The collective candidacy of Cluniac sites in Europe, carried by the European Federation of Cluniac sites, has been launched since July 1st. Among the hundred candidates from nine countries, six Bourbon sites have embarked on this adventure: Arronnes, Broût-Vernet, Châtel-Montagne, Neuilly-en-Donjon, Saint-Germain-des-Fossés (approval in progress at the Fédération ) and, of course, Cluny’s eldest daughter, Souvigny.

The official UNESCO application

The challenge

Recognition of this heritage, “universal and unique in its density and diversity”. In each of the sites, adhering to the Federation of Cluniac sites, steering committees exist or are in the process of being created to draw up the files. Because this candidacy for Unesco is not the prerogative of an elected official, it concerns all the inhabitants.


Nadine Bush works in tandem, with Emmanuelle Fayet, within the municipality’s steering committee. She took part in a meeting, in Souvigny, “to discuss how to use the candidacy. Membership of the Federation creates a link between the different sites and allows vigilance to keep this heritage alive”.

The Saint-Léger d’Arronnes priory was a Cluniac possession from the end of the 11th century. It welcomes pilgrims, merchants, monks. The activity of the monastery reflects on the village which develops. From 1294, the priory, very popular, got into debt. In 1318, it was deserted and in ruins. Today, the Clos Saint-Pierre, the prior’s house and the church remain. The committee will meet soon.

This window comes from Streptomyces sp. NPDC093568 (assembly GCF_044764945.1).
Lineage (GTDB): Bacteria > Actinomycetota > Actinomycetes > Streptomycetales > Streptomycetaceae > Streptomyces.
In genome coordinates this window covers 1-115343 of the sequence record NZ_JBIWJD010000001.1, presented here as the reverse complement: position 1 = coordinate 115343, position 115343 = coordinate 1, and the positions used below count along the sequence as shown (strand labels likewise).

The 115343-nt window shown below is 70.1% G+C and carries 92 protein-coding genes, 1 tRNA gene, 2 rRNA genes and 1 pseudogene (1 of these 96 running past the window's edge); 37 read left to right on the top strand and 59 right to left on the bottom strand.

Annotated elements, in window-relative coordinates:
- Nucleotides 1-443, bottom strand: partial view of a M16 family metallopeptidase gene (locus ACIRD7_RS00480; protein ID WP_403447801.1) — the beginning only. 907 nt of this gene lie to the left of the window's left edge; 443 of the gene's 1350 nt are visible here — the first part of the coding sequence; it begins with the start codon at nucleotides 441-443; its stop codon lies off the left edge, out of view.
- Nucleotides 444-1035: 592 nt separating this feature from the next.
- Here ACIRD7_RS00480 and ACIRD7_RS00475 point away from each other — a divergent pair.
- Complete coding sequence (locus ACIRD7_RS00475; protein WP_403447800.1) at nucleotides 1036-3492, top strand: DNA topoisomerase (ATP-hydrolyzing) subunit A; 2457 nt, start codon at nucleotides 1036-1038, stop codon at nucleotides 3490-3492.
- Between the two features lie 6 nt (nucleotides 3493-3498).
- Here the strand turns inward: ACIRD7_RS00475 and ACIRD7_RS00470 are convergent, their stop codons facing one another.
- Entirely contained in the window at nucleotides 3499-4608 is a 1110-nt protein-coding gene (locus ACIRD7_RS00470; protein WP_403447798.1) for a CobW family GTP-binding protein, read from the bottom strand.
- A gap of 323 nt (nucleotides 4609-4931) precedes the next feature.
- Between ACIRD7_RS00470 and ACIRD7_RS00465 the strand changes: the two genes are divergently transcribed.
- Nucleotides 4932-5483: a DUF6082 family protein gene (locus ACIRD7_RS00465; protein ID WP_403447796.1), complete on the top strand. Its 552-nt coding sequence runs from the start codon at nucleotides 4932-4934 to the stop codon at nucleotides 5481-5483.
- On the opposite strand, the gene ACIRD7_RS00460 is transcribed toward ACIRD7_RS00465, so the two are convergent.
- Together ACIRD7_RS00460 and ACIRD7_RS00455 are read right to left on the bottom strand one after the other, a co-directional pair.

The Saint-Mazeran church, in Auvergne Romanesque style, was built by the hermit of the same name in 1070, then attached to Souvigny. Stéphane Lorétan chairs the steering committee made up of residents, the Azi La Garance association, the mayor and his first deputy.

“There are about fifteen people and we talk a lot with Arronnes. Saint-Mazeran hosted four monks and Souvigny sent monks here for penance. During the Revolution, the church served as a hay barn. The bell tower collapses, but the rest of the building resisted. »

Receive our leisure newsletter by email and find ideas for outings and activities in your region.

NL {“path”:”mini-thematique-inscription”,”thematique”:”MT_Loisirs”,”accessCode”:”14217051″,”allowGCS”:”true”,”bodyClass”:”ripo_generic”,”contextLevel”: “KEEP_ALL”,”filterMotsCles”:”1|12|191|1903″,”gabarit”:”generic”,”hasEssentiel”:”true”,”idArticle”:”4217051″,”idArticlesList”:”4217051″, “idDepartement”:”221″,”idZone”:”6243″,”motsCles”:”1|12|191|1903″,”premium”:”false”,”pubs”:”banniere_haute|article|article2|article3 “,”site”:”MT”,”sousDomain”:”www”,”urlTitle”:”six-clunisian-sites-candidates-al-unesco-in-allier”}


Then isolated from the village, the Sainte-Marie church was offered to Hugues de Sémur, abbot of Cluny, by Mr. Dalmas. Major projects have transformed it into Notre-Dame and the village now unfolds around it. Of the priory, where a handful of monks lived, nothing remains, except the alley of lime trees which adjoins the church.

Its specificity: its 70 capitals engraved with images of humans, fauna and flora. Like a comic book that served as a learning medium to access spirituality. A steering committee should be created.